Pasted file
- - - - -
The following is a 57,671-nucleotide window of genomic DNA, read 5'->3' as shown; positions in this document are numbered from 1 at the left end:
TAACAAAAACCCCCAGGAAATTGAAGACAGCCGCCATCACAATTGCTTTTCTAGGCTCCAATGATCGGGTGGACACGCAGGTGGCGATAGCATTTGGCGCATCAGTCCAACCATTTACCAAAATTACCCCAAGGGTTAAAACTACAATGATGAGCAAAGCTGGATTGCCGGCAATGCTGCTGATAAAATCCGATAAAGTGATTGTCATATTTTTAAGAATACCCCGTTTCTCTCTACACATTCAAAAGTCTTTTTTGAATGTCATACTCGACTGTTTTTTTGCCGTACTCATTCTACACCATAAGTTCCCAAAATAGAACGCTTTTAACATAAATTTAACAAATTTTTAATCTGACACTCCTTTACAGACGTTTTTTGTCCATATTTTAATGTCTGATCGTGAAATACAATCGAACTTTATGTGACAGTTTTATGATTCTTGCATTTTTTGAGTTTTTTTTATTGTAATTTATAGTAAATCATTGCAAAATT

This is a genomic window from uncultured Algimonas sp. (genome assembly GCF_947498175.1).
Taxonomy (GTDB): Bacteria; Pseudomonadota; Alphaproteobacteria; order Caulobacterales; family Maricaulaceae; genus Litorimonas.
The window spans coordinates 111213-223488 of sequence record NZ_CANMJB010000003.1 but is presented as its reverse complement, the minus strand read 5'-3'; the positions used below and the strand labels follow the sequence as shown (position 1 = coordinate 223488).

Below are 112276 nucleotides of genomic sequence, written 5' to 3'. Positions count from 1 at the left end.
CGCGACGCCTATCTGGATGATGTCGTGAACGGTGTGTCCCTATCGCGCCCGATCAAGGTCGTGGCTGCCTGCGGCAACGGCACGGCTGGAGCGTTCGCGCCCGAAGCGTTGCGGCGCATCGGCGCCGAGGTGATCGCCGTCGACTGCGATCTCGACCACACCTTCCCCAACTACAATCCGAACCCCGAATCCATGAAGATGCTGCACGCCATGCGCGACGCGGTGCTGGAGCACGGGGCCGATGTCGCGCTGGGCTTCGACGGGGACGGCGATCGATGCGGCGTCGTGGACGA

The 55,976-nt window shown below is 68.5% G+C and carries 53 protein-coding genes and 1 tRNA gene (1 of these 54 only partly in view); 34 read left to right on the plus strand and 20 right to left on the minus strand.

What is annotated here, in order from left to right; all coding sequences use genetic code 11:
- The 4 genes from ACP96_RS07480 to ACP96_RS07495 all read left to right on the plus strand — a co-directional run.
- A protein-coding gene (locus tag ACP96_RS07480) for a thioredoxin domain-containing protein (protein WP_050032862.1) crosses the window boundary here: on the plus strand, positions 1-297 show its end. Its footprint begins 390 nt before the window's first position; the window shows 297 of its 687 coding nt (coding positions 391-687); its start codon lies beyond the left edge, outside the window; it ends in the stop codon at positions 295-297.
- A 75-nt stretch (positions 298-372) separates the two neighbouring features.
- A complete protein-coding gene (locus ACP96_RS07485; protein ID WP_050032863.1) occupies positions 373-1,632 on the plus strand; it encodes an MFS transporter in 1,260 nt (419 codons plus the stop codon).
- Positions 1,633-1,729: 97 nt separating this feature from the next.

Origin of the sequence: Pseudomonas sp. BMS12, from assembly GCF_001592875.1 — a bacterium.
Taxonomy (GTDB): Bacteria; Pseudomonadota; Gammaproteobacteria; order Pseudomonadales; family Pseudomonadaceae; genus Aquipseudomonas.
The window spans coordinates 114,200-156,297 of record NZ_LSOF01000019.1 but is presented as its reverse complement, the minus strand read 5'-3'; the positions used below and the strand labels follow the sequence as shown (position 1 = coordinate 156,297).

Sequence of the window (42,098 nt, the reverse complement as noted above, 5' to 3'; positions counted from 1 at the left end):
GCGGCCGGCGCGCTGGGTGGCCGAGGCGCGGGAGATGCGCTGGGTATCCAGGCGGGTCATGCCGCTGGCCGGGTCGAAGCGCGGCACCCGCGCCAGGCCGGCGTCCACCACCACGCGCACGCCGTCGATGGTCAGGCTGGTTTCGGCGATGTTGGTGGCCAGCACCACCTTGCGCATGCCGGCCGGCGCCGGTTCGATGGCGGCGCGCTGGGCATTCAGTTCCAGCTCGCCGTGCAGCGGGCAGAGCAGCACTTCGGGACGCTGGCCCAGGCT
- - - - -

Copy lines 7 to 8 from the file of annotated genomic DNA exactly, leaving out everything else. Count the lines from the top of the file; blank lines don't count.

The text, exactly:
CGCGACGCCTATCTGGATGATGTCGTGAACGGTGTGTCCCTATCGCGCCCGATCAAGGTCGTGGCTGCCTGCGGCAACGGCACGGCTGGAGCGTTCGCGCCCGAAGCGTTGCGGCGCATCGGCGCCGAGGTGATCGCCGTCGACTGCGATCTCGACCACACCTTCCCCAACTACAATCCGAACCCCGAATCCATGAAGATGCTGCACGCCATGCGCGACGCGGTGCTGGAGCACGGGGCCGATGTCGCGCTGGGCTTCGACGGGGACGGCGATCGATGCGGCGTCGTGGACGA

The 55,976-nt window shown below is 68.5% G+C and carries 53 protein-coding genes and 1 tRNA gene (1 of these 54 only partly in view); 34 read left to right on the plus strand and 20 right to left on the minus strand.